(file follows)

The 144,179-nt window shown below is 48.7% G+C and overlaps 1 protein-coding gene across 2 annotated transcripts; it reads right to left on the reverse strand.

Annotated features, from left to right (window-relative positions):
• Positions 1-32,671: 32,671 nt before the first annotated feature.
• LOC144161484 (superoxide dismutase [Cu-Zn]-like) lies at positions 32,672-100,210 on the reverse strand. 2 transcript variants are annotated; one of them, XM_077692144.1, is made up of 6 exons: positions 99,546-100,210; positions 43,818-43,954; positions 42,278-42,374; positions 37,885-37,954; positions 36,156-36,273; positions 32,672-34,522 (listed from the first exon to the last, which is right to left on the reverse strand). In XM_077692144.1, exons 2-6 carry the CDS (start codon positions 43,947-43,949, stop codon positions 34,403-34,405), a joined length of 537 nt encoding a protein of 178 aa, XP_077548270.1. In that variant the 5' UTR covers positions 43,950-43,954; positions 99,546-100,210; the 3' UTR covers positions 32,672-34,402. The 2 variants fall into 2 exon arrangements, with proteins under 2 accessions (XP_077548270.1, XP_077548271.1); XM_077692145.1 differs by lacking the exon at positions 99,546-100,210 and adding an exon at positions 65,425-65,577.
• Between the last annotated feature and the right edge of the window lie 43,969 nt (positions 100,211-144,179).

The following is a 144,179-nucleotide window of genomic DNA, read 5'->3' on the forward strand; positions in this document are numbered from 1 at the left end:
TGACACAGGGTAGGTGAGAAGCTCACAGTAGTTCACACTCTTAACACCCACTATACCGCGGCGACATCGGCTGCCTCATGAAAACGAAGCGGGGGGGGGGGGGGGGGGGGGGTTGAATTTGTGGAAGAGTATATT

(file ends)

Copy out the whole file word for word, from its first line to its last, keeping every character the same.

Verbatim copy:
The 144,179-nt window shown below is 48.7% G+C and overlaps 1 protein-coding gene across 2 annotated transcripts; it reads right to left on the reverse strand.

Annotated features, from left to right (window-relative positions):
• Positions 1-32,671: 32,671 nt before the first annotated feature.
• LOC144161484 (superoxide dismutase [Cu-Zn]-like) lies at positions 32,672-100,210 on the reverse strand. 2 transcript variants are annotated; one of them, XM_077692144.1, is made up of 6 exons: positions 99,546-100,210; positions 43,818-43,954; positions 42,278-42,374; positions 37,885-37,954; positions 36,156-36,273; positions 32,672-34,522 (listed from the first exon to the last, which is right to left on the reverse strand). In XM_077692144.1, exons 2-6 carry the CDS (start codon positions 43,947-43,949, stop codon positions 34,403-34,405), a joined length of 537 nt encoding a protein of 178 aa, XP_077548270.1. In that variant the 5' UTR covers positions 43,950-43,954; positions 99,546-100,210; the 3' UTR covers positions 32,672-34,402. The 2 variants fall into 2 exon arrangements, with proteins under 2 accessions (XP_077548270.1, XP_077548271.1); XM_077692145.1 differs by lacking the exon at positions 99,546-100,210 and adding an exon at positions 65,425-65,577.
• Between the last annotated feature and the right edge of the window lie 43,969 nt (positions 100,211-144,179).

The following is a 144,179-nucleotide window of genomic DNA, read 5'->3' on the forward strand; positions in this document are numbered from 1 at the left end:
TGACACAGGGTAGGTGAGAAGCTCACAGTAGTTCACACTCTTAACACCCACTATACCGCGGCGACATCGGCTGCCTCATGAAAACGAAGCGGGGGGGGGGGGGGGGGGGGGGTTGAATTTGTGGAAGAGTATATT